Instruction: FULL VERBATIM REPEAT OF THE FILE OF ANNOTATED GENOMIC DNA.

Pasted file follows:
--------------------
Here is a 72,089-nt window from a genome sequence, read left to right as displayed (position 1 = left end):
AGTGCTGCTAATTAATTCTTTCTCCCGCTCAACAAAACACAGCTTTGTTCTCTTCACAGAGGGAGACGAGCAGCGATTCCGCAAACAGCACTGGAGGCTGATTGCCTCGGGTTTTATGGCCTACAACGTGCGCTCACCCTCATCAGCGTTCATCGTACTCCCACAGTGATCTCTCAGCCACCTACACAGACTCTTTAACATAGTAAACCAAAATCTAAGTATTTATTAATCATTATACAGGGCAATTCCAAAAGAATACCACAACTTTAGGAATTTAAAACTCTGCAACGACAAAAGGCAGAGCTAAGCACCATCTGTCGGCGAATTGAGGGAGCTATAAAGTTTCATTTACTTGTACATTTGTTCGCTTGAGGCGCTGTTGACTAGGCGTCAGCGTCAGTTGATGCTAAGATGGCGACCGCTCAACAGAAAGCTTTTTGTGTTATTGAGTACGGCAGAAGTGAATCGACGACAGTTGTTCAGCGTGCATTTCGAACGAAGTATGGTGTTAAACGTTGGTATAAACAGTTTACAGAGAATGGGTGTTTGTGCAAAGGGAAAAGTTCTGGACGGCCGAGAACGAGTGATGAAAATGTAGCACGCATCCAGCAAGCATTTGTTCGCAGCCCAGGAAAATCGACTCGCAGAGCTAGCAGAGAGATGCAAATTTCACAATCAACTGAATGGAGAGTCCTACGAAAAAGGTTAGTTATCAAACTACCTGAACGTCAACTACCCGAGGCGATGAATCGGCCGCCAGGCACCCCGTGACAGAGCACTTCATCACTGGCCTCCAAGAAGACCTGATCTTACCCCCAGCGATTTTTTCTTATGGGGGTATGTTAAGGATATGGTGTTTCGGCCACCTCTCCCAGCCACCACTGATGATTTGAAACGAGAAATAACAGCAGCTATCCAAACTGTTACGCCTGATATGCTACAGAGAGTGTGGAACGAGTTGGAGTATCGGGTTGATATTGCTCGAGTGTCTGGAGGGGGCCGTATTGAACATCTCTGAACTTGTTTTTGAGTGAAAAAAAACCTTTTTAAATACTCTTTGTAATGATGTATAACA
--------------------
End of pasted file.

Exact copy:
Here is a 72,089-nt window from a genome sequence, read left to right as displayed (position 1 = left end):
AGTGCTGCTAATTAATTCTTTCTCCCGCTCAACAAAACACAGCTTTGTTCTCTTCACAGAGGGAGACGAGCAGCGATTCCGCAAACAGCACTGGAGGCTGATTGCCTCGGGTTTTATGGCCTACAACGTGCGCTCACCCTCATCAGCGTTCATCGTACTCCCACAGTGATCTCTCAGCCACCTACACAGACTCTTTAACATAGTAAACCAAAATCTAAGTATTTATTAATCATTATACAGGGCAATTCCAAAAGAATACCACAACTTTAGGAATTTAAAACTCTGCAACGACAAAAGGCAGAGCTAAGCACCATCTGTCGGCGAATTGAGGGAGCTATAAAGTTTCATTTACTTGTACATTTGTTCGCTTGAGGCGCTGTTGACTAGGCGTCAGCGTCAGTTGATGCTAAGATGGCGACCGCTCAACAGAAAGCTTTTTGTGTTATTGAGTACGGCAGAAGTGAATCGACGACAGTTGTTCAGCGTGCATTTCGAACGAAGTATGGTGTTAAACGTTGGTATAAACAGTTTACAGAGAATGGGTGTTTGTGCAAAGGGAAAAGTTCTGGACGGCCGAGAACGAGTGATGAAAATGTAGCACGCATCCAGCAAGCATTTGTTCGCAGCCCAGGAAAATCGACTCGCAGAGCTAGCAGAGAGATGCAAATTTCACAATCAACTGAATGGAGAGTCCTACGAAAAAGGTTAGTTATCAAACTACCTGAACGTCAACTACCCGAGGCGATGAATCGGCCGCCAGGCACCCCGTGACAGAGCACTTCATCACTGGCCTCCAAGAAGACCTGATCTTACCCCCAGCGATTTTTTCTTATGGGGGTATGTTAAGGATATGGTGTTTCGGCCACCTCTCCCAGCCACCACTGATGATTTGAAACGAGAAATAACAGCAGCTATCCAAACTGTTACGCCTGATATGCTACAGAGAGTGTGGAACGAGTTGGAGTATCGGGTTGATATTGCTCGAGTGTCTGGAGGGGGCCGTATTGAACATCTCTGAACTTGTTTTTGAGTGAAAAAAAACCTTTTTAAATACTCTTTGTAATGATGTATAACA